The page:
If you’ve ever had your Paypal account suspended for no reason, been unable to access your bank account, or simply been denied a financial service because the computer algorithm deems you unfit, you’ll understand why so many of us in the crypto movement are dead set on breaking the monopoly of traditional finance.  

At Divi we are ardent believers in Satoshi Nakamoto’s (Bitcoin’s absent father) dream of creating a decentralized and democratized finance system that benefits everyone. The whole point of crypto was to remove the middleman and put community at the heart of the system. However, if people can’t use or are put off using the incredible decentralized products and services on offer, we’ll all have wasted our time and energy.

For us, accelerating the mass adoption of crypto is a technological problem that can be solved by pushing the complexity of the underlying blockchain to the background and delivering decentralized products that anyone can use.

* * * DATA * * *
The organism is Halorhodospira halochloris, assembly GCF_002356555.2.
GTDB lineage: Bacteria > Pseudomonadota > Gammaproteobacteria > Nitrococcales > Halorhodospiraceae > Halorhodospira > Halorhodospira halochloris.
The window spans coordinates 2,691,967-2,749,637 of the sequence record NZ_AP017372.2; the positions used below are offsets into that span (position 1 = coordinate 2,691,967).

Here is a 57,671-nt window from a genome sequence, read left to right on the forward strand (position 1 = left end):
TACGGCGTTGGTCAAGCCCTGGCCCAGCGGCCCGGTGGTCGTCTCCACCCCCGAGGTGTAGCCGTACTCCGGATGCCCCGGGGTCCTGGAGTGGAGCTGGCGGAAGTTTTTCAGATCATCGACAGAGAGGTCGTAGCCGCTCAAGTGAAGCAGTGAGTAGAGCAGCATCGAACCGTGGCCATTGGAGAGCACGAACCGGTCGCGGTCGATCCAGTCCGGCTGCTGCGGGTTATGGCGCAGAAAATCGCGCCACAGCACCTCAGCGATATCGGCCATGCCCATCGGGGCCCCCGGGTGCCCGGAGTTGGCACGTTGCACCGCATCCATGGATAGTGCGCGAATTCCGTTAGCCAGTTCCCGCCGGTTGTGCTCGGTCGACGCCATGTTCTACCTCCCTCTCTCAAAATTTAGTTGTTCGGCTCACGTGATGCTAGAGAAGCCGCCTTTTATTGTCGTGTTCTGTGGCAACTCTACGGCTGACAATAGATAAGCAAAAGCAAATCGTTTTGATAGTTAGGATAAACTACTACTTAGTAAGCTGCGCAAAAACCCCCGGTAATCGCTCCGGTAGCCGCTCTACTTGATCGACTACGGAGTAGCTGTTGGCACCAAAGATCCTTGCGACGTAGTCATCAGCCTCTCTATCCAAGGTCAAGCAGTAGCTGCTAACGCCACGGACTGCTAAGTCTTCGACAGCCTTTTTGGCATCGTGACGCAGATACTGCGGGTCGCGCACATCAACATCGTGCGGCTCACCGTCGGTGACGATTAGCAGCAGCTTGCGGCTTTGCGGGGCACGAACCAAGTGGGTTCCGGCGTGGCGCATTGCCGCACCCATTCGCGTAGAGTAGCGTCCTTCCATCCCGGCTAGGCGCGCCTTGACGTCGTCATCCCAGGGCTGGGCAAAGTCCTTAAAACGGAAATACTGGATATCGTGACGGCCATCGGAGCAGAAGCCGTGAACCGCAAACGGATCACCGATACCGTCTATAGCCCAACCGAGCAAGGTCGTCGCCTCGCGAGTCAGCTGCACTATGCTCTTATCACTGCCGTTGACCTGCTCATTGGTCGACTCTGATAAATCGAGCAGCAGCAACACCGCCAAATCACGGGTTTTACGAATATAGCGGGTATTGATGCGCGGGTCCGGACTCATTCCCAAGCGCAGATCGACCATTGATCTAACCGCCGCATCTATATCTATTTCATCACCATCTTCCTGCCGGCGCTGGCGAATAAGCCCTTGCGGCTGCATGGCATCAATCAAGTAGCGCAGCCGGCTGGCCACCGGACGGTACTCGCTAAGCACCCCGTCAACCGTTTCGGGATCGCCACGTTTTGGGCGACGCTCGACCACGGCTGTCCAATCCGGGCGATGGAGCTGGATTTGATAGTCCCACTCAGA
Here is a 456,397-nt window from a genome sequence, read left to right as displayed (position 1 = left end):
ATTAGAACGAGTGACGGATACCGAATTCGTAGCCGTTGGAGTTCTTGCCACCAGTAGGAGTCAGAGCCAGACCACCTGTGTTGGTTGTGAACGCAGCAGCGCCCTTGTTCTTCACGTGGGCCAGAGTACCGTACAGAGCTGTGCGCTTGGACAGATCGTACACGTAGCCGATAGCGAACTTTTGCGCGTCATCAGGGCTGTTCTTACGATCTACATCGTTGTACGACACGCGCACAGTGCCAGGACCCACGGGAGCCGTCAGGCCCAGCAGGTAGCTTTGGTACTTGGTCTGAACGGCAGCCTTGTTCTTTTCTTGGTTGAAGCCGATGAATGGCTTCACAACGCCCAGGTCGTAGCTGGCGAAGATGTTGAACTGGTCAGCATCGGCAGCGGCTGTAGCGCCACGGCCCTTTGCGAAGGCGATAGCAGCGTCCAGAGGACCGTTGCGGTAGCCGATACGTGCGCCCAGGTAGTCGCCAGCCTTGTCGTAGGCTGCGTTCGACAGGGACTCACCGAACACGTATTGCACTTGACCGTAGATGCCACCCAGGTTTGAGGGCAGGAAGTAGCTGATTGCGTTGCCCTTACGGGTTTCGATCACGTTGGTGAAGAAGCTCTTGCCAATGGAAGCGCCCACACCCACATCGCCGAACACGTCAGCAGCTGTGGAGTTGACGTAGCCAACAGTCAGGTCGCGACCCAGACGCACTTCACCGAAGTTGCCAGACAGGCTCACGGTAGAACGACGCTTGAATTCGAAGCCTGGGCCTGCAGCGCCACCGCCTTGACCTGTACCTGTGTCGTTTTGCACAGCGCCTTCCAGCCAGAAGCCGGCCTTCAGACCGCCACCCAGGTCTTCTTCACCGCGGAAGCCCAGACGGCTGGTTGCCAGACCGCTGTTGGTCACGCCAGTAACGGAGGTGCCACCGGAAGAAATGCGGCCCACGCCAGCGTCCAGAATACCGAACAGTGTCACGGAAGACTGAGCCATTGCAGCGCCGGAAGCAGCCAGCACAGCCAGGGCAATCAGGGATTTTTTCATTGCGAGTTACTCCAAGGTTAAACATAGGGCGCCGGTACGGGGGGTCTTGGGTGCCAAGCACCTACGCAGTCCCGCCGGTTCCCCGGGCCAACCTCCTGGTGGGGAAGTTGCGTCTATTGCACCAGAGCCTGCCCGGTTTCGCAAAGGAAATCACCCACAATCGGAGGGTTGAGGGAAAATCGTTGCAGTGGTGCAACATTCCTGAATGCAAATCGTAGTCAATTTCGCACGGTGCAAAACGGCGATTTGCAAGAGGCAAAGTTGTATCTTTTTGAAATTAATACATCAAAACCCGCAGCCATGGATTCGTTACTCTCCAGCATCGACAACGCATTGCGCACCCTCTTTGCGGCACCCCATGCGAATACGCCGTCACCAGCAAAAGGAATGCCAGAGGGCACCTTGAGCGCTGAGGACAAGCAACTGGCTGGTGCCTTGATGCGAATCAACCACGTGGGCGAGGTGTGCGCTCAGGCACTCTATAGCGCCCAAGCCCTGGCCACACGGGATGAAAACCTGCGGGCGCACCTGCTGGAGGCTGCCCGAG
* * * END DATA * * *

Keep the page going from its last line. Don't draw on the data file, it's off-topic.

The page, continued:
For me there are five things that have to happen to make this possible:

  1. User experiences that are engineered for humans. Even experienced enthusiasts rail against the challenge of using crypto services. The cryptic, long-winded addresses are a good case in point. It’s too easy to get something wrong, which means the risk of losing money remains too high.
  2. Easy onboarding. All too often the user is bombarded with complexity at the beginning of their journey. If we don’t make onboarding easy, the market will continue to turn to centralized services. Crypto needs to learn the lessons of fintech and present the user with an onboarding experience that is familiar, quick and easy.